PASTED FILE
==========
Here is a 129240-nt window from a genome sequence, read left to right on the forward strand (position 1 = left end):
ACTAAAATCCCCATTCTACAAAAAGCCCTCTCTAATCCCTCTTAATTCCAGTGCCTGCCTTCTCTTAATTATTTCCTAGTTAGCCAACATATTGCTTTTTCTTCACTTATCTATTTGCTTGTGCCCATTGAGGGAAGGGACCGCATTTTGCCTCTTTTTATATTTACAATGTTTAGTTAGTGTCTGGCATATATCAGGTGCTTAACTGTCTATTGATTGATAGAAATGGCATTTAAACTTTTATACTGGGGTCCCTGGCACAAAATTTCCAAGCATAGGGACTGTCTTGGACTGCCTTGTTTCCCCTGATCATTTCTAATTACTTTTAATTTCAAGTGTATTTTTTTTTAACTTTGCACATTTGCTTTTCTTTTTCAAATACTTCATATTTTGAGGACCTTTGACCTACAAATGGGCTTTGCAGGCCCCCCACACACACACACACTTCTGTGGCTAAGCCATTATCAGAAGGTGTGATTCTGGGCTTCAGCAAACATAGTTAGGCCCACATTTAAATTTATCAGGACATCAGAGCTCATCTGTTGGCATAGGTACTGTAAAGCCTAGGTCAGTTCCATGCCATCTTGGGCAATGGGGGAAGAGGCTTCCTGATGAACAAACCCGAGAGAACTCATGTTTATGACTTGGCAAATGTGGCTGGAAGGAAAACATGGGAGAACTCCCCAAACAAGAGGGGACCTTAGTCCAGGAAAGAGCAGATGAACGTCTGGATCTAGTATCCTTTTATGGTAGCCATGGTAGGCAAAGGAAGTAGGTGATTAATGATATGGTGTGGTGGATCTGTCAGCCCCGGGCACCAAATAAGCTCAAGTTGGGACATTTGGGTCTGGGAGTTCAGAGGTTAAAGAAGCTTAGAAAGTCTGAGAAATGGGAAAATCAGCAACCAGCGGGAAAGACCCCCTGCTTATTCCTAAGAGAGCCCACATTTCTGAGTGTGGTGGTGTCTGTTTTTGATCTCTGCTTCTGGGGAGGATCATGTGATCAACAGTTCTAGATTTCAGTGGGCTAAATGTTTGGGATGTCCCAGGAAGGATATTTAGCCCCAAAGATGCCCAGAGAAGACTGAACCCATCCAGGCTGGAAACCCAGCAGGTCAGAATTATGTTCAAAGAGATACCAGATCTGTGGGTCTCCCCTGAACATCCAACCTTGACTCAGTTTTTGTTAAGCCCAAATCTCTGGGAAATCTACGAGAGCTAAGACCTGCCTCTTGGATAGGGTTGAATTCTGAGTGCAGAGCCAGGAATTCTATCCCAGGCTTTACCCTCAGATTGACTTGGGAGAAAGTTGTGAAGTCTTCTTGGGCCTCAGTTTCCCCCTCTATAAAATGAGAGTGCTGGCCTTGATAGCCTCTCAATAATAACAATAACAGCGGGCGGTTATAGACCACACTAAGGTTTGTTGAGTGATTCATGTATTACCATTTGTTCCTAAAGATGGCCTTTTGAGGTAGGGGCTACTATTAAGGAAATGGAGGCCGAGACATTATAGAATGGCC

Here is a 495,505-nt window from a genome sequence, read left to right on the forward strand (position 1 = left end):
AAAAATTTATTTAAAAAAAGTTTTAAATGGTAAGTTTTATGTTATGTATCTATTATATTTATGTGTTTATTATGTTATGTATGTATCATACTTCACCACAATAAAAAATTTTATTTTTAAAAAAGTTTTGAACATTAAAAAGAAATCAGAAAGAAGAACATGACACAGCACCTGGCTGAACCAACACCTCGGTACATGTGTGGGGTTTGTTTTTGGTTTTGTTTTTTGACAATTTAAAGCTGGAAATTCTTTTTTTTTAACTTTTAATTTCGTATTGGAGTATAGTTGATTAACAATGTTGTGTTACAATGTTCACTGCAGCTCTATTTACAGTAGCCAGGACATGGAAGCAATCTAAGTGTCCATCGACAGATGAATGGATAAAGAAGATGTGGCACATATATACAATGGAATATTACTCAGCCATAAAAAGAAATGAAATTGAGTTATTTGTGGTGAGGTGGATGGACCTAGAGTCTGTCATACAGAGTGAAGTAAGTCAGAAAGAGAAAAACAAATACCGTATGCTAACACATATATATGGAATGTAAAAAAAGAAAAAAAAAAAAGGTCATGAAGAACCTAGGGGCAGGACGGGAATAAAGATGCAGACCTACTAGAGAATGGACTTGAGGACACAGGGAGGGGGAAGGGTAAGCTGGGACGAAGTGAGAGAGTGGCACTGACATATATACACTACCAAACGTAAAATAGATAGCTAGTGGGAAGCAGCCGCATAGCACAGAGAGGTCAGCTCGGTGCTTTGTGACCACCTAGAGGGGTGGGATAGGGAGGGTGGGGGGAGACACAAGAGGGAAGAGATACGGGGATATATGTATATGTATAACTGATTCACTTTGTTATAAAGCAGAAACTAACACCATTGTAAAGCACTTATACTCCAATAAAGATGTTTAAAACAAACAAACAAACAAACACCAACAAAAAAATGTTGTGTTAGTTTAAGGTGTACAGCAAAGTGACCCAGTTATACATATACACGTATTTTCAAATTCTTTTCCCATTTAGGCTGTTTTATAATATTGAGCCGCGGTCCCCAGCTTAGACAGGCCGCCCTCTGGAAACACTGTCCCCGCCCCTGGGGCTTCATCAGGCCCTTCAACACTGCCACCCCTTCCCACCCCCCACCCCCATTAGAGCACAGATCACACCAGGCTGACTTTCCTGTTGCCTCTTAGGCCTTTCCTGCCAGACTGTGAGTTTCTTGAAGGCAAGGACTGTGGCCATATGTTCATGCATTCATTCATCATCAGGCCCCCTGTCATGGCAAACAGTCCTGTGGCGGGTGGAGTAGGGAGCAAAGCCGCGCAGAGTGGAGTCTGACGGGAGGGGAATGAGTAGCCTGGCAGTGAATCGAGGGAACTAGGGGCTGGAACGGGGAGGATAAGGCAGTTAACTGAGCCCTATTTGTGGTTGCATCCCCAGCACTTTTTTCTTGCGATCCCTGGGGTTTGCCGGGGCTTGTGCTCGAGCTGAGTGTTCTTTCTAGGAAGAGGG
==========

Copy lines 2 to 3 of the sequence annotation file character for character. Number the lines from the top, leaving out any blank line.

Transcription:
ACTAAAATCCCCATTCTACAAAAAGCCCTCTCTAATCCCTCTTAATTCCAGTGCCTGCCTTCTCTTAATTATTTCCTAGTTAGCCAACATATTGCTTTTTCTTCACTTATCTATTTGCTTGTGCCCATTGAGGGAAGGGACCGCATTTTGCCTCTTTTTATATTTACAATGTTTAGTTAGTGTCTGGCATATATCAGGTGCTTAACTGTCTATTGATTGATAGAAATGGCATTTAAACTTTTATACTGGGGTCCCTGGCACAAAATTTCCAAGCATAGGGACTGTCTTGGACTGCCTTGTTTCCCCTGATCATTTCTAATTACTTTTAATTTCAAGTGTATTTTTTTTTAACTTTGCACATTTGCTTTTCTTTTTCAAATACTTCATATTTTGAGGACCTTTGACCTACAAATGGGCTTTGCAGGCCCCCCACACACACACACACTTCTGTGGCTAAGCCATTATCAGAAGGTGTGATTCTGGGCTTCAGCAAACATAGTTAGGCCCACATTTAAATTTATCAGGACATCAGAGCTCATCTGTTGGCATAGGTACTGTAAAGCCTAGGTCAGTTCCATGCCATCTTGGGCAATGGGGGAAGAGGCTTCCTGATGAACAAACCCGAGAGAACTCATGTTTATGACTTGGCAAATGTGGCTGGAAGGAAAACATGGGAGAACTCCCCAAACAAGAGGGGACCTTAGTCCAGGAAAGAGCAGATGAACGTCTGGATCTAGTATCCTTTTATGGTAGCCATGGTAGGCAAAGGAAGTAGGTGATTAATGATATGGTGTGGTGGATCTGTCAGCCCCGGGCACCAAATAAGCTCAAGTTGGGACATTTGGGTCTGGGAGTTCAGAGGTTAAAGAAGCTTAGAAAGTCTGAGAAATGGGAAAATCAGCAACCAGCGGGAAAGACCCCCTGCTTATTCCTAAGAGAGCCCACATTTCTGAGTGTGGTGGTGTCTGTTTTTGATCTCTGCTTCTGGGGAGGATCATGTGATCAACAGTTCTAGATTTCAGTGGGCTAAATGTTTGGGATGTCCCAGGAAGGATATTTAGCCCCAAAGATGCCCAGAGAAGACTGAACCCATCCAGGCTGGAAACCCAGCAGGTCAGAATTATGTTCAAAGAGATACCAGATCTGTGGGTCTCCCCTGAACATCCAACCTTGACTCAGTTTTTGTTAAGCCCAAATCTCTGGGAAATCTACGAGAGCTAAGACCTGCCTCTTGGATAGGGTTGAATTCTGAGTGCAGAGCCAGGAATTCTATCCCAGGCTTTACCCTCAGATTGACTTGGGAGAAAGTTGTGAAGTCTTCTTGGGCCTCAGTTTCCCCCTCTATAAAATGAGAGTGCTGGCCTTGATAGCCTCTCAATAATAACAATAACAGCGGGCGGTTATAGACCACACTAAGGTTTGTTGAGTGATTCATGTATTACCATTTGTTCCTAAAGATGGCCTTTTGAGGTAGGGGCTACTATTAAGGAAATGGAGGCCGAGACATTATAGAATGGCC

Here is a 495,505-nt window from a genome sequence, read left to right on the forward strand (position 1 = left end):